Saving our planet; one bag at a time

December 30, 2006

Colour of the Year 2007: Green

Filed under: Branding, Environment — Kaajal @ 5:37 pm

Green is the color of 2007

Thomas L. Friedman, world affairs correspondent for the New York Times and author of the book “The World is Flat” recently said that if he were the editor of Time magazine, his year ending cover would be a green colored one which says “Colour of the Year”.

He believes we reached the tipping point this year, and that green issues are now totally and irrevocably mainstream. Wal-Mart, in addition to using green to improve its image, also finds that being more energy efficient is highly profitable for itself and its customers. Politicians no longer consider green issues of interest only to elite audiences.

Now living, acting, designing, investing and manufacturing green has come to be understood by a critical mass of citizens, entrepreneurs and officials as the most patriotic, capitalistic, geopolitical, healthy and competitive thing they could do.

Using our reusable cloth bags for promotions and events instead of plastic is a quick, inexpensive and elegant way to establish your company’s green image.

December 14, 2006

Green businesses are hot for 2007

Filed under: Branding, Environment — Kaajal @ 6:20 pm

Green is where the action is in 2007

Everybody who’s anybody is forecasting a major move towards green businesses starting 2007.

Executives from some of Britain’s biggest firms, with a combined total of 250 million customers, met at 10 Downing Street yesterday to work out a combined plan for a new range of “green” products, to be launched in 2007, says this report in the Independent..

Companies such as Tesco, Marks & Spencer, HSBC, BSkyB, B&Q, O2 and The Carphone Warehouse have committed themselves to “accelerating the roll-out of practical, simple solutions” to help consumers reduce carbon emissions.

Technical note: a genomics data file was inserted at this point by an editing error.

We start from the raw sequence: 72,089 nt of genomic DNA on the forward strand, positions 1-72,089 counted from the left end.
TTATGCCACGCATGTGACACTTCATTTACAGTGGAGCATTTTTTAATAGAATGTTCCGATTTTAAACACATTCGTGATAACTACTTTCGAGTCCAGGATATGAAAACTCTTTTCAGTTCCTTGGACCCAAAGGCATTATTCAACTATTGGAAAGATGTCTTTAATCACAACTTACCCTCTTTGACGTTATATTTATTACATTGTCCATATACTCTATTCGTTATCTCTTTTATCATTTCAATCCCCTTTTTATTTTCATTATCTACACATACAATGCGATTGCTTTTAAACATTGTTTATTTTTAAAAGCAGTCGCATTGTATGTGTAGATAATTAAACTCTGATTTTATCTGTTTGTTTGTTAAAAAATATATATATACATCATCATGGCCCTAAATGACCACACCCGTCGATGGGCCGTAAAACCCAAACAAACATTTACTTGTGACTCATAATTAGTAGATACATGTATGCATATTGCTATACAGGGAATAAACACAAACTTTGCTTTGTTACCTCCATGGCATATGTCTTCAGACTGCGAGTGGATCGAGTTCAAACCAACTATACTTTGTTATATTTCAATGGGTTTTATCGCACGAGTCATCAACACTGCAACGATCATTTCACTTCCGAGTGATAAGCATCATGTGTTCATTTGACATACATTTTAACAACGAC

Meanwhile features green businesses as the hottest in their section on What’s hot in 2007.

Trends, says futurist John Naisbitt, are like horses, easier to ride in the direction they are going.

It benefits you to have a green image. One way to do it is to use our reusable fabric bags to spearhead your message. They’re more economical than you can imagine.

December 12, 2006

Green fashion goes mainstream

Filed under: Branding, Environment — Kaajal @ 5:40 pm

Green is the new black. Eco fashion goes mainstream.

Designer Linda Loudermilk offers a luxury eco line featuring dresses made from sustainable chiffon silk and lyocell, a biodegradable fabric spun from wood pulp.

Designer Heatherette exhibits a recycled polyester bustier and an Ingeo taffeta skirt at FutureFashion, a show for environmentally friendly designs at New York Fashion Week in 2005. (Courtesy of Earth Pledge). Patagonia is making fleece from recycled plastic soda bottles…

What’s this all about?


December 6, 2006

Governments wake up to green GDP. At last!

Filed under: Environment — Kaajal @ 12:44 pm

United Nations

Think before throwing that plastic bag into the river. You might actually be lowering the country’s gross national product (GNP).

The government is working on a methodology that will add the value of things such as clean environment as part of natural resources for calculating the GNP.

Thus far, economic development indicators like GNP and GDP, didn’t consider the stock and flow of natural resources.

It is a fact that industries grew at the cost of degrading natural resources, so a more sustainable development indicator was needed. So in 2003, the United Nations presented a general framework of integration of environmental and economic accounting that can be used for macroplanning of a country.

The good news is that the Indian government has taken serious note of this. At last.